Smoke Alarms and CO Alarms

In the absence of any British or international standards incorporating a suitable code for marine installation, the recommendation is installation of an optical smoke alarm with alkaline batteries that can be removed when the boat is not used for longer periods, especially in winter. Optical smoke alarms recognise the confined nature of the space inside a boat and the potential for high levels of humidity and vibration, wider temperature ranges and an aggressive chemical atmosphere. Even though some boats have 230/240 V AC systems, mains powered alarms are not recommended due to the erratic and unreliable nature of the power supply.

Generally, alarms should be mounted on the deck head (ceiling), 30cm from the cabin sides and within five metres of each protected area of the vessel. On some boats this will mean installing more than one alarm, and in large boats it is recommended to choose units that can be linked together.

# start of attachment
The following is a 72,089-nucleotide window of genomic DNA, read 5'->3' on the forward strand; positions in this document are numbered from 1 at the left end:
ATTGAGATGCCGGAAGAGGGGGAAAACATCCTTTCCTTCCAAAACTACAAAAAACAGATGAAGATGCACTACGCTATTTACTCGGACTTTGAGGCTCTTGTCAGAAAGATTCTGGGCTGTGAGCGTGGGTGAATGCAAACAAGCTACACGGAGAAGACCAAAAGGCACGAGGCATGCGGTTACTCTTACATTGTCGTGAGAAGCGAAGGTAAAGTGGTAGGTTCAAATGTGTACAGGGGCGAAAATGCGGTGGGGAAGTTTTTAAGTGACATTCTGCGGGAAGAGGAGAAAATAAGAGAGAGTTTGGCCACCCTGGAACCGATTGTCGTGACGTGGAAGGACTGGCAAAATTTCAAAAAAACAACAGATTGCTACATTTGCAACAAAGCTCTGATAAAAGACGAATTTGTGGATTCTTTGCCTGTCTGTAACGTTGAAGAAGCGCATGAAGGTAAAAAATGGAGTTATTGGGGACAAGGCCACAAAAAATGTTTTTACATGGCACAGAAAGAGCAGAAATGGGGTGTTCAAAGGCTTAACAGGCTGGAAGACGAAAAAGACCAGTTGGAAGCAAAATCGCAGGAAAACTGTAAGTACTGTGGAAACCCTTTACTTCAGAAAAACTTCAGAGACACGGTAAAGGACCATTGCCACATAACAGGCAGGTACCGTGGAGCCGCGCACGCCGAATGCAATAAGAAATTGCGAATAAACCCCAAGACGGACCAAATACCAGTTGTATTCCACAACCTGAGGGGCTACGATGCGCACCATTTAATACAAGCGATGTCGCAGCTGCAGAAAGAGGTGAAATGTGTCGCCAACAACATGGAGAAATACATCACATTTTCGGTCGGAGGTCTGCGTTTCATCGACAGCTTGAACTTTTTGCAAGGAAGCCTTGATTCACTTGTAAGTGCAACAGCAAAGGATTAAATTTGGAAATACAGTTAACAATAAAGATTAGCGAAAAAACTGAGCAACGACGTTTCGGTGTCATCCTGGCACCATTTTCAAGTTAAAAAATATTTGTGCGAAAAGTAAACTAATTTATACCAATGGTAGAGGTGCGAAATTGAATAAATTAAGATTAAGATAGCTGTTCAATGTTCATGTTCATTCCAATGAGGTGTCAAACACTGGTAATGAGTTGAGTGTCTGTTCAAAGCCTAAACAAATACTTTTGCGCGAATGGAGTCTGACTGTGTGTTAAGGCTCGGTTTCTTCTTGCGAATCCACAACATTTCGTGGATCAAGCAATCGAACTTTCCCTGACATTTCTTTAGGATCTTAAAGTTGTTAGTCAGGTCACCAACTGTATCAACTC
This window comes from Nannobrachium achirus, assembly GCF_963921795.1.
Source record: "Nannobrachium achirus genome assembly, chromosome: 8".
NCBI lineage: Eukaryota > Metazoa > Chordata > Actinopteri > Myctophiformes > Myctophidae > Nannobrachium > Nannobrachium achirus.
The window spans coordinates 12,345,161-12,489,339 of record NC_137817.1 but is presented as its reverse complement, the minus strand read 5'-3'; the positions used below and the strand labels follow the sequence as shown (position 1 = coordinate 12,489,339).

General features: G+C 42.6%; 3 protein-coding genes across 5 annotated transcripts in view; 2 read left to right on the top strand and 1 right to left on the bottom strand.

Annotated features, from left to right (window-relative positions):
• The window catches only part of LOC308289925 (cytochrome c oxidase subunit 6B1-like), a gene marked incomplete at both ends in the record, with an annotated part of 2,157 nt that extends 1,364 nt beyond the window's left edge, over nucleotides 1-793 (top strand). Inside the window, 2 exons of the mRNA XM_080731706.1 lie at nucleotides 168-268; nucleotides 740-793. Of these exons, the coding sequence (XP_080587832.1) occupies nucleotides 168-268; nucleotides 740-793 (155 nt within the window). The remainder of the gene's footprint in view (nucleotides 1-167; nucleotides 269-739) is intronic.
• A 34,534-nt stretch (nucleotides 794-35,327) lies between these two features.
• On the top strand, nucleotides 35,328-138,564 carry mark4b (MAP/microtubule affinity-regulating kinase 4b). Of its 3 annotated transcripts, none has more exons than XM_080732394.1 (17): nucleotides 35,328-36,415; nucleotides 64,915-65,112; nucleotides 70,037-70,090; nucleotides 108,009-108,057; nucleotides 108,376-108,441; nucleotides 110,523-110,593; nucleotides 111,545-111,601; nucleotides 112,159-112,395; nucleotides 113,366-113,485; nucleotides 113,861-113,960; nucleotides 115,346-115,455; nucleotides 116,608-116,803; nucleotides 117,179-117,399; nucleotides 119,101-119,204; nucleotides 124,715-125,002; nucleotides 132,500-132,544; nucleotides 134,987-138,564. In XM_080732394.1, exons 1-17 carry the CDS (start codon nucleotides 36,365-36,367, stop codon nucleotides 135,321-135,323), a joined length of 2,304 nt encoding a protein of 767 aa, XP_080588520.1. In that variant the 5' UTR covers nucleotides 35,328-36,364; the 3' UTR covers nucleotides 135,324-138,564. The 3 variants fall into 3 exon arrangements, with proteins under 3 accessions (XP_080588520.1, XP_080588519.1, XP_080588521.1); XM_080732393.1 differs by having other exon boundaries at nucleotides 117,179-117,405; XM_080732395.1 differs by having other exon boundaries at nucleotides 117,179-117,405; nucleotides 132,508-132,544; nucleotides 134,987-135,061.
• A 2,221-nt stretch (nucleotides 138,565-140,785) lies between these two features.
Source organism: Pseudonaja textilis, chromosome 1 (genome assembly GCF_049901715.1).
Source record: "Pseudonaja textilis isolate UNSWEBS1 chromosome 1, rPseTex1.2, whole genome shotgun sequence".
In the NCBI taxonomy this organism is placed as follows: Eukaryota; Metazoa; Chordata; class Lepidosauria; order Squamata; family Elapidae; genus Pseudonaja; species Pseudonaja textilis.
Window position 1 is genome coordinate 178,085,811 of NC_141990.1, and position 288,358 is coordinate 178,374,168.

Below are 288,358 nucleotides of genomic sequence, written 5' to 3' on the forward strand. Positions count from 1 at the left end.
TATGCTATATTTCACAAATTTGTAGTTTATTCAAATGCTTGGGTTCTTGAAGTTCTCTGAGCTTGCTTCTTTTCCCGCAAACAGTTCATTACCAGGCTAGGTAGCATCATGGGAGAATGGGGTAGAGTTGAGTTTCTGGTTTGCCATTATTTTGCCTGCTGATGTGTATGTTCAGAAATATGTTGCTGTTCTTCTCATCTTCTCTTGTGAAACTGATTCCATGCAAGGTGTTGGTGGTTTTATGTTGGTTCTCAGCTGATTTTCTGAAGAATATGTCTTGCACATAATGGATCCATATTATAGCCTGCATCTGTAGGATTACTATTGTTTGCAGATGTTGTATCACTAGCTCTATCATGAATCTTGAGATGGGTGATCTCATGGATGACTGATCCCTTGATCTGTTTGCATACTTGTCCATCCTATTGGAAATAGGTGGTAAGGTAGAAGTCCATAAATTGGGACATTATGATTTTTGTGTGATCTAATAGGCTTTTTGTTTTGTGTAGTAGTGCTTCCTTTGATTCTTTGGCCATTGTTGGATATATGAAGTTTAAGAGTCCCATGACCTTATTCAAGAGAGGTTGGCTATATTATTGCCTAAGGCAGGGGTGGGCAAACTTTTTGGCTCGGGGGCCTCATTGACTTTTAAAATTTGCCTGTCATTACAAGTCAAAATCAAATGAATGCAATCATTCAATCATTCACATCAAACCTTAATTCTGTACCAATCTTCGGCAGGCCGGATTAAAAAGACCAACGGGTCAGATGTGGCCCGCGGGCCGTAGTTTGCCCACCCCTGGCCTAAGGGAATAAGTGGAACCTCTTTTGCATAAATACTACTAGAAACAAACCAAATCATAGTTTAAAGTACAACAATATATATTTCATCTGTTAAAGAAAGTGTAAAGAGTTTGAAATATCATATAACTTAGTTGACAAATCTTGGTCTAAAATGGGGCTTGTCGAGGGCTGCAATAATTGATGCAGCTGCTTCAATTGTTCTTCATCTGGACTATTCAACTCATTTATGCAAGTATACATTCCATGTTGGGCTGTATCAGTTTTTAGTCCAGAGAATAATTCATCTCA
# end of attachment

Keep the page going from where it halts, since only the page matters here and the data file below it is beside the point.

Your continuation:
For boats with fuel burning appliances, an engine or generator aboard, the recommendation is to fit a suitable audible carbon monoxide alarm for an added re-assurance. Best suited for boats are carbon monoxide alarms that meet BS EN 50291-2 and are approved by BSI for use in boats and caravans.

For the best protection, follow the alarm manufacturer’s installation instructions as far as the space and nature of the boat allow. But if the placement directions are difficult to meet on any boat, try to place the alarm in living quarters between 1m and 3m from the appliance and high up on a wall, but at least 150mm from the ceiling and where the indicator lights can be seen. Before fixing, test that the alarm can be heard from any position in the boat.

More information about CO safety on boats can be found on our website.

For fire extinguishers accepted by the Boat Safety Scheme, please visit our P50 fire extinguisher section.

Safelincs is supporting BSS and Fire Kills with the sponsorship of two safety leaflets. ‘Carbon Monoxide Safety on Boats’ and ‘Fire Safety on Boats’ 30,000 copies of which will be distributed by 25 Fire and Rescue Services this year.